Tuesday, April 19, 2011


Is Jonas Hiller's career dunzo? A concerned Anaheim Ducks fan recently asked me this very question.

At first, I was like, "Nah, I'm sure he'll be good to go by next year."

Now I'm not so sure.

Today came news that Hiller, who in early February went on injured reserve with vertigo-like symptoms and since has basically been a very highly paid third-string goalie for late-season replacements Ray Emery and Dan Ellis, was sent back home to California as the Ducks prepared for Game 4 in Nashville. It was just the latest setback in what has been a - pardon the pun - dizzying season for the Swiss keeper, who started off the year so good he was named to the All Star team. Then this.

Back in March, Hiller was quoted as saying, “I still have the symptoms and I still don’t feel right. It still feels like I’ve got something slowing me down and it seems like I’m always behind the play. It doesn’t hurt or anything, but it’s definitely not a nice feeling.”

And I'm told it hasn't gotten any nicer for the 29-year-old goalie.

But just how serious is Hiller's medical situation? Getting this answer from Honda Center insiders has been like trying to get the truth out of those guys doing PR for that Japanese nuclear reactor spewing more crap into the atmosphere than Don Cherry.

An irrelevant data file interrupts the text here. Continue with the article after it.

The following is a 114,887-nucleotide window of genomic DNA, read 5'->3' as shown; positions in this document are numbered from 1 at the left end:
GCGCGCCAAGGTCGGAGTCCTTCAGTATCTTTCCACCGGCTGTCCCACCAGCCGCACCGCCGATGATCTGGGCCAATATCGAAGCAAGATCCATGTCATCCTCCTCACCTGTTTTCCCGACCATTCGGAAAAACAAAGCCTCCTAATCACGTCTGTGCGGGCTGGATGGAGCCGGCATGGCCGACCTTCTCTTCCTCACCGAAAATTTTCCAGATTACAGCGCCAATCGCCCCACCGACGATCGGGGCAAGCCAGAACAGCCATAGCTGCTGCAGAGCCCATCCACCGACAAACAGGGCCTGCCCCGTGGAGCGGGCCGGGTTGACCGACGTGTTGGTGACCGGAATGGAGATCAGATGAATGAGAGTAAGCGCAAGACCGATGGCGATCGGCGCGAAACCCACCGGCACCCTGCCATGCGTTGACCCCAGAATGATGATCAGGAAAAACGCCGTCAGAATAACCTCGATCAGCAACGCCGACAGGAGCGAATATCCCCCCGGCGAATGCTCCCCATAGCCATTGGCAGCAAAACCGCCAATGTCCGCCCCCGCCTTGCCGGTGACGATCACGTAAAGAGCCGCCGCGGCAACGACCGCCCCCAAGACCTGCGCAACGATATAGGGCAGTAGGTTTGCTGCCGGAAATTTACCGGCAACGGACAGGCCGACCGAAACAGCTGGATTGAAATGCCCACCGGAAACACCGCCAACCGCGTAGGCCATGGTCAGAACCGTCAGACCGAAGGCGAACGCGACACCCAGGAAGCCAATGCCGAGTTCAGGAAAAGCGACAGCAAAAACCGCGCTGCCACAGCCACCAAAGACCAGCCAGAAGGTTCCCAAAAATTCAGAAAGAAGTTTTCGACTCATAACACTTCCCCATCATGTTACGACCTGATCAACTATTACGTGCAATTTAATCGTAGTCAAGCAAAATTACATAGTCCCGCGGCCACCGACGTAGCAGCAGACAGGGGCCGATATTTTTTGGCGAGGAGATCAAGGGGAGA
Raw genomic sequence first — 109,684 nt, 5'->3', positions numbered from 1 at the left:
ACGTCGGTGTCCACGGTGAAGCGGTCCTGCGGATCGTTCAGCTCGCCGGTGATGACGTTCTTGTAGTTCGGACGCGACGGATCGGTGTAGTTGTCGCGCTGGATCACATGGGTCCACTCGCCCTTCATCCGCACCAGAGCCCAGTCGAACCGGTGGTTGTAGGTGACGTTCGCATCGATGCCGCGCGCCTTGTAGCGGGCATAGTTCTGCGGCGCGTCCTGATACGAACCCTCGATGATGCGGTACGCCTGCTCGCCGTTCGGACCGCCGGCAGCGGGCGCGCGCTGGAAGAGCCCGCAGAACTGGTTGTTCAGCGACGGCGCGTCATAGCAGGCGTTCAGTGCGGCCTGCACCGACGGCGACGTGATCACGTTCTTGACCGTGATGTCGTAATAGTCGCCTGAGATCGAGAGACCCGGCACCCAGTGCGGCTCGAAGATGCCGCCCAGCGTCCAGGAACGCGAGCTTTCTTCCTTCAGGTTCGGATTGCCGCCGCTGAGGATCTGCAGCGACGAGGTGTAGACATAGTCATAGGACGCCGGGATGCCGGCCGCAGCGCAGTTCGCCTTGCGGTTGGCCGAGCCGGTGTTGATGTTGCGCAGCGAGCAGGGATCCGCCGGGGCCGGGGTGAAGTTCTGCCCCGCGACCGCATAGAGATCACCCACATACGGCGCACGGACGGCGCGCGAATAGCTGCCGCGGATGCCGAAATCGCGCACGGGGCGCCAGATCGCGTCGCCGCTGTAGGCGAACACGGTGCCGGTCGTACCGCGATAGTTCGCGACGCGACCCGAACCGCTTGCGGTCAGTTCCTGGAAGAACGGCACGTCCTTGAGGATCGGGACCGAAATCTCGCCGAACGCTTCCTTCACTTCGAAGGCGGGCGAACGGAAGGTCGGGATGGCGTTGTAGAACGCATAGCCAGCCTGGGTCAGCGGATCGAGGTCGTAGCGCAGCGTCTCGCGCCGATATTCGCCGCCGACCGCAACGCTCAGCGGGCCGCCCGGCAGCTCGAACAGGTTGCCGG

In other words, impossible!

In Hiller's head case, though, there's no grand conspiracy to conceal the truth. Quite simply, Hiller's unrelenting case of vertigo is confounding doctors, whose treatment of this mysterious disorder has apparently gone something like this: Rest. Try to play. Still dizzy? Ok, rest again. And so it has gone for a long time. Poor Jonas. You really gotta feel for the guy.

Even the most cursory research into the various treatments for vertigo makes one think that doctors really don't have a clue what to do. I've read everything from acupuncture to rest to surgery to something called "vestibular rehabilitation exercises" (I'm not even going to pretend to explain what the heck this is).

Long story short: Hiller's future is as uncertain as the exact number of teeth missing at any given time from Alex Ovechkin's mouth.

(Check out even more of my goalie coverage and analysis at NHL.com throughout the 2011 Stanley Cup Playoffs.)


  1. There is no treatment for vertigo (source: me being a Med student).

    Jeff Hackett had to end his career a few years ago because of it, if you remember correctly.

  2. Actually, let me refine my previous statement. There is no treatment for many cases of vertigo. BPV is often treated with simple positional exercises, often done in a physician's office or surgery.